April 24, 2020
With more time spent at home, consumers are looking for ways to stay occupied. It’s no surprise that media consumption is up, with more time spent online, watching streaming video platforms, and using social media to interact with their friends, according to a Ripple Street Research survey of their community of local influencers, conducted from April 13th to 15th.
This is the fifth in a series of weekly surveys that Ripple Street Research is conducting in the coming months. We hope these consumer insights will help brands and agencies navigate these unprecedented times, and better inform their strategic marketing programs going forward.
Key takeaways from Ripple Street Research’s fifth Consumer COVID-19 survey:
- 76% of respondents said they are using the Internet more
- Streaming video (+50%), social media (+56%), TV (+44%), and streaming audio (+12%) consumption have increased
- Podcast (-17%) and radio (-32%) consumption have decreased
With many states planning to uphold stay-at-home orders well into May, consumers are looking for ways to stay occupied. Streaming video, social media, and internet usage are currently the most popular ways to pass the time, as consumers look for entertainment, engagement, and connection with the friends and family they can’t see in person.
Streaming video reigns supreme
Consumers ranked streaming video, such as Netflix, Hulu, and Amazon Prime Video, as the type of media they were consuming the most, with 29% saying it was their top choice. Streaming is easily more popular than traditional TV, which a mere 13% of respondents said was the format they spent the most time with. This aligns with other reports that platforms like Disney+ are adding subscribers far faster than expected, and that cable may struggle amid the absence of live sports. When comparing current usage to pre-pandemic times, 64% of consumers said they were watching more streaming video, compared to 52% who said they were watching more TV.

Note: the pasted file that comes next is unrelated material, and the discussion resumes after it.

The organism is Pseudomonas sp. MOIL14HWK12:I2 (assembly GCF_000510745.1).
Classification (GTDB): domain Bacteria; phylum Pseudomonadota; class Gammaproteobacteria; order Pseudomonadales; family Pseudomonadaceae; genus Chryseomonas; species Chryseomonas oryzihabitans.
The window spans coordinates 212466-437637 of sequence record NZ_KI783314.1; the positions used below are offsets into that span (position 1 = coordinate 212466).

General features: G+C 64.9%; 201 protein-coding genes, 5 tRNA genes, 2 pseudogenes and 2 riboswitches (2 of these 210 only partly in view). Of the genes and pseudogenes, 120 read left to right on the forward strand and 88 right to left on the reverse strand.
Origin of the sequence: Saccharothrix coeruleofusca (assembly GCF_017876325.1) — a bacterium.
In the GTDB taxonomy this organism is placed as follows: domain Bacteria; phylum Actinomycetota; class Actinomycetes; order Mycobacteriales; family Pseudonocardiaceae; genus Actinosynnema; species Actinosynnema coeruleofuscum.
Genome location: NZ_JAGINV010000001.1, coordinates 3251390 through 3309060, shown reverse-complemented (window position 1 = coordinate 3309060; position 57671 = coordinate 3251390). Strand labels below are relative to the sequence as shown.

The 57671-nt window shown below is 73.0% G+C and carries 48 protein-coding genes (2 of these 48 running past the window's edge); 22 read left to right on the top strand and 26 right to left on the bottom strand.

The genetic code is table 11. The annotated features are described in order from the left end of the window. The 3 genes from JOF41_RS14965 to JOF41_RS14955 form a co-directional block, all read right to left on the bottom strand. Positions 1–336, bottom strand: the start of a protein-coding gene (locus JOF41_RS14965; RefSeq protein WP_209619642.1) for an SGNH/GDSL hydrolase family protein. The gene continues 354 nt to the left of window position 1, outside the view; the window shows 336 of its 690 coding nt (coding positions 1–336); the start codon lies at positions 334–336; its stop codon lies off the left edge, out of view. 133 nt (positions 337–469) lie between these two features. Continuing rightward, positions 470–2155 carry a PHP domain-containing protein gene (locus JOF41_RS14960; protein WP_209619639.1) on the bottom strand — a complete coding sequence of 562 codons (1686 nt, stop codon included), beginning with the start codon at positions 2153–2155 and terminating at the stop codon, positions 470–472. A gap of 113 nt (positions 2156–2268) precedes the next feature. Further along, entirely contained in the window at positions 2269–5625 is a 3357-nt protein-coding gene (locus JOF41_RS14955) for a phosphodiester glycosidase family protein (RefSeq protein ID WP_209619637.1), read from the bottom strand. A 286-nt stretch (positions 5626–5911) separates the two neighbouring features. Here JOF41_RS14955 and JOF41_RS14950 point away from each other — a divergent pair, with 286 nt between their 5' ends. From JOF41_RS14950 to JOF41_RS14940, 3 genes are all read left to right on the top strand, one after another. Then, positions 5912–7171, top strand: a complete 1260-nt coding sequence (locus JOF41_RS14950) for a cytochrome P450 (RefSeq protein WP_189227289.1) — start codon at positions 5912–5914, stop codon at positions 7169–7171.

Internet, social media super popular as well
Consumers stuck at home are spending more time online, with a 7% saying that they are spending more time using the internet than before. That’s followed by streaming video, and then social media, with 61% of respondents saying they are spending more time using Facebook, Instagram, Twitter, and Pinterest.
When ranking platforms by time spent, social media was second, with 27% of respondents saying they spent the most time with it, followed by the internet, with 23% of respondents.
Podcasts, radio suffer without commutes
Despite the uptick in COVID-19 related podcasts, with consumers streaming more video, it means they do not have time to sit and listen to podcasts or radio. Nearly 30% of respondents said they are spending less time listening to podcasts, while a whopping 43% said radio time is down. These shifts are likely due to the loss of daily commutes – with consumers working from home, they aren’t turning on the radio in their cars or listening to podcasts as they ride busses and trains.
Meanwhile, print media remains steady, with 56% spending the same amount of time with print, 22% spending more time, and 22% spending less. Clearly, visual media like streaming video, TV, social media, and the internet are dominating consumers’ attention as they try to stay entertained at home. It’s clear that there is a stratification, and that subscription streaming video platforms may be the big winners of this moment, especially with subscriptions soaring at unexpected rates.
Meanwhile, more time spent online and with social media is an encouraging sign to brands looking to reach consumers. Online advertising represents a clear path to getting brands noticed, as does working with social media influencers. Leveraging grass-roots influencers at this point in time could provide incredible value, as these influencers can post about products and make recommendations, all of which are far more likely to be seen by friends and family who are eagerly scrolling their newsfeeds.